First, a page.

Short Stories 365/58

“Three Things I Pray” by Trebor Healey from Foolish Hearts: New Gay Fiction (Cleis Press, 2014)

You may have gotten the impression from previous posts that I dislike stories that aren’t realistic. While it’s true I’m not a fan of fiction that seems to have no rules at all, it’s equally correct to say I love stories in which select elements are defined as being bent.

Which makes this story a win-win.

I appreciated that from the get-go the reader knows what to expect, though I had an inkling what kind of story it would be because of who wrote it. I haven’t yet read the author’s novel, Faun, but I’ve read great things about it. I have read—and loved—several books categorized as “magical realism”, the genre into which I would place this story. Among my favorites are Aunt Julia and the Scriptwriter by Mario Vargas Llosa; Veronika Decides to Die by Paulo Coelho; and American Gods by Neil Gaiman.

I love the imagery employed here: a fallen angel, Greek gods, the decaying urban wilderness of Buenos Aires, the circus. No surprise there. I was raised Roman Catholic by two theatre fanatics. Hands down, though, it’s the language I liked best about this story. It’s gorgeous, and by that I mean break-out-in-a stupid-grin-while-reading-it / catch yourself whispering the lush word pairings aloud gorgeous.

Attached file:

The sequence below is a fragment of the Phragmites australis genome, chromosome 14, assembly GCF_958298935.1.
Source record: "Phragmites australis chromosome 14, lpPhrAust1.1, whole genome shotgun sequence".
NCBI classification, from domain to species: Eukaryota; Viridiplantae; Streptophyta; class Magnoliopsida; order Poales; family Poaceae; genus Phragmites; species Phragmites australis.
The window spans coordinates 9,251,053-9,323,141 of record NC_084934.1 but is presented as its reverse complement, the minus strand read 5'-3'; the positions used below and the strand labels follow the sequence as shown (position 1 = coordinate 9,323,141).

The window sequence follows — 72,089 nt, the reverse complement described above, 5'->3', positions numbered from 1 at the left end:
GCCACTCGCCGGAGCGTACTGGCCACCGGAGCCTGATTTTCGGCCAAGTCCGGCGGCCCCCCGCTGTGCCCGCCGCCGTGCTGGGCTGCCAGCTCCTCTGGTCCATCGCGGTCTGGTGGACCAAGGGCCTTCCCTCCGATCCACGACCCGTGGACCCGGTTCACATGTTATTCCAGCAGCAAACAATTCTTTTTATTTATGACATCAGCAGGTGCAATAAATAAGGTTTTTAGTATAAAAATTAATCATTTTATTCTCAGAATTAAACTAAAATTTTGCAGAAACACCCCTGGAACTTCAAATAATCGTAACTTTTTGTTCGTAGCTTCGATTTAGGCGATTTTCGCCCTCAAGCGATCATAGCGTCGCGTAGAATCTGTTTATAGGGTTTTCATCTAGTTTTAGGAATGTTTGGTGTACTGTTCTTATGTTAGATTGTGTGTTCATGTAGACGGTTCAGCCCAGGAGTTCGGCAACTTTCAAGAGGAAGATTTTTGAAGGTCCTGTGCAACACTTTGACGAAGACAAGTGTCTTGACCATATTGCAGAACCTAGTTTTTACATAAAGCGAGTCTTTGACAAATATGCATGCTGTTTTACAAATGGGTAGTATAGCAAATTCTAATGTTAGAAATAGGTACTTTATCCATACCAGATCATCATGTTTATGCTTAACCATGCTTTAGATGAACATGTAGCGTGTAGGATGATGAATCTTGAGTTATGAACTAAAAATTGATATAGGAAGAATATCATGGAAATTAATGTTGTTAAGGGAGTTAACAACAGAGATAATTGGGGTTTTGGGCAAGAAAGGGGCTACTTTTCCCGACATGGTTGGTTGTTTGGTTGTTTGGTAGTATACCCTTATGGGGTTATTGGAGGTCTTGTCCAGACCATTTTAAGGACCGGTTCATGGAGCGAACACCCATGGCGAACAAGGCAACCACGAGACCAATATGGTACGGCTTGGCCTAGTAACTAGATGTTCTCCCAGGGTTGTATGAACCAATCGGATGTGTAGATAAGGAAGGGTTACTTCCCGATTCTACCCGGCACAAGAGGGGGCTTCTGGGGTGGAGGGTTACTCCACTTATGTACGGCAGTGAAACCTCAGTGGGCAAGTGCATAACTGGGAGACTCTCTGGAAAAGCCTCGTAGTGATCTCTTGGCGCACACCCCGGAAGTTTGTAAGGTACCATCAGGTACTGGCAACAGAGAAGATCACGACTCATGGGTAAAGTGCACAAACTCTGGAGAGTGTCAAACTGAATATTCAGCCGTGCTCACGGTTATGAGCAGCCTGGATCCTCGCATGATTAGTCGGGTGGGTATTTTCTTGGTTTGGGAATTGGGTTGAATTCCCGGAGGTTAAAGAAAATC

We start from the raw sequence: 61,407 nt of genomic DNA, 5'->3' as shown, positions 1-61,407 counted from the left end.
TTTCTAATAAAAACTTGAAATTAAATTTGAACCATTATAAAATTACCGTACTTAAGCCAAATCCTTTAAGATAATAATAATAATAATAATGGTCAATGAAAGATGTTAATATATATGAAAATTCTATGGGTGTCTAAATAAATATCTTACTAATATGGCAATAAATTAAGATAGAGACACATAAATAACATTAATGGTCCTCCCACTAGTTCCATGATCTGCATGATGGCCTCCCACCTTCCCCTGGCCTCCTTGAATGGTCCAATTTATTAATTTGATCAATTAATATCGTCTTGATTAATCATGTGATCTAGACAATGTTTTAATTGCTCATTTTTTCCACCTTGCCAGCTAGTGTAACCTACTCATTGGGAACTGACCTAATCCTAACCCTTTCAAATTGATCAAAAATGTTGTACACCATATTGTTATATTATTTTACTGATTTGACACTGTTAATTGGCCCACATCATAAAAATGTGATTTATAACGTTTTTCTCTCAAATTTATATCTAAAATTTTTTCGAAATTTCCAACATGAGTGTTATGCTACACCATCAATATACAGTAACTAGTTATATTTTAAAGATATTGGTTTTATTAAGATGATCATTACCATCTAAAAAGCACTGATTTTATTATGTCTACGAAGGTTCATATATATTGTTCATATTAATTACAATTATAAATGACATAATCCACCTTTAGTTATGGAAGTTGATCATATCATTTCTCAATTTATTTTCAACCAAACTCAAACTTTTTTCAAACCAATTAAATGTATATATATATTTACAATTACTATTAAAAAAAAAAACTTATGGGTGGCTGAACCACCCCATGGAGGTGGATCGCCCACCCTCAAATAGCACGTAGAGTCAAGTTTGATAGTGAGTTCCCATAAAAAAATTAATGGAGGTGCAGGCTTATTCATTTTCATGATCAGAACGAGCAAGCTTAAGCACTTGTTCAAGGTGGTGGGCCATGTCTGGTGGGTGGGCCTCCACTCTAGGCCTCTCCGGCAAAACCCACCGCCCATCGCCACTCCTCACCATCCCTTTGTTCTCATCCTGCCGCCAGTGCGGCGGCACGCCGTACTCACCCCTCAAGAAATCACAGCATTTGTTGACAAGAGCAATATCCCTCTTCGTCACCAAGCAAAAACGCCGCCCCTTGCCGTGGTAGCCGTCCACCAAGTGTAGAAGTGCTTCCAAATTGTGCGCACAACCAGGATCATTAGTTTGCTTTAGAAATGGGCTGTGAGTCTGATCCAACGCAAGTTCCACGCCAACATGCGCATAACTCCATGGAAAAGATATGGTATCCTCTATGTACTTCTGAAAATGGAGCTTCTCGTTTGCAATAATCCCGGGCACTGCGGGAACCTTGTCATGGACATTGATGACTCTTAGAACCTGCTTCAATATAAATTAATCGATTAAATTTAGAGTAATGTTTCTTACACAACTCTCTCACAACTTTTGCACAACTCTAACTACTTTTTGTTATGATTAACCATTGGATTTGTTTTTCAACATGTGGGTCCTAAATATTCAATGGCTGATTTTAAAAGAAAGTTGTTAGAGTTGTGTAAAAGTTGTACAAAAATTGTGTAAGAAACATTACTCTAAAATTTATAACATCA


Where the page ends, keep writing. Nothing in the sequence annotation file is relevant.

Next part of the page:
Faun will have to be an #fridayreads one day very soon.

Short Stories 365/57

“How To Be Single At A Wedding” by David Puterbaugh, from Foolish Hearts: New Gay Fiction (Cleis Press, 2014)

Friends Natalie and Peter are the Best Man and Maid of Honor for her brother Brian’s wedding to Jason, and the only single people attending the event. Nervous and tipsy from complimentary champagne, Natalie decides to blog about her many experiences as the member of a wedding party (hence the story’s title). As she types, she and Peter each reflect on their failure to find the sort of love Brian and Jason enjoy.

I thought the moral of the story was going to be spelled out via the bullet points Natalie lists in her blog post, but no. It also wasn’t delivered with the back stories of the characters, nor was the end of the story tied with a bow. I wasn’t expecting that, but I can certainly appreciate it. As I’ve previously noted, I have a friend and former boss who likes to say art should ask questions, not provide answers. This story follows that rule.

This isn’t a feel-good tale chronicling how two people meet and start to fall in love. It’s about two people who yearn for romance and lasting love, who see and appreciate it in the lives of their friends and family and fear they will never find it for themselves. As the main character notes, there are no guarantees in life.

All that being said, it’s still a romantic story because two of the characters presented in it have found true love. And it’s not at all maudlin. You’re left with a sense of hopefulness –  surely these people who appreciate love and recognize it all around them will eventually find it – and also with the strong desire to turn the page and experience a neat, storybook ending.

Short Stories 365/56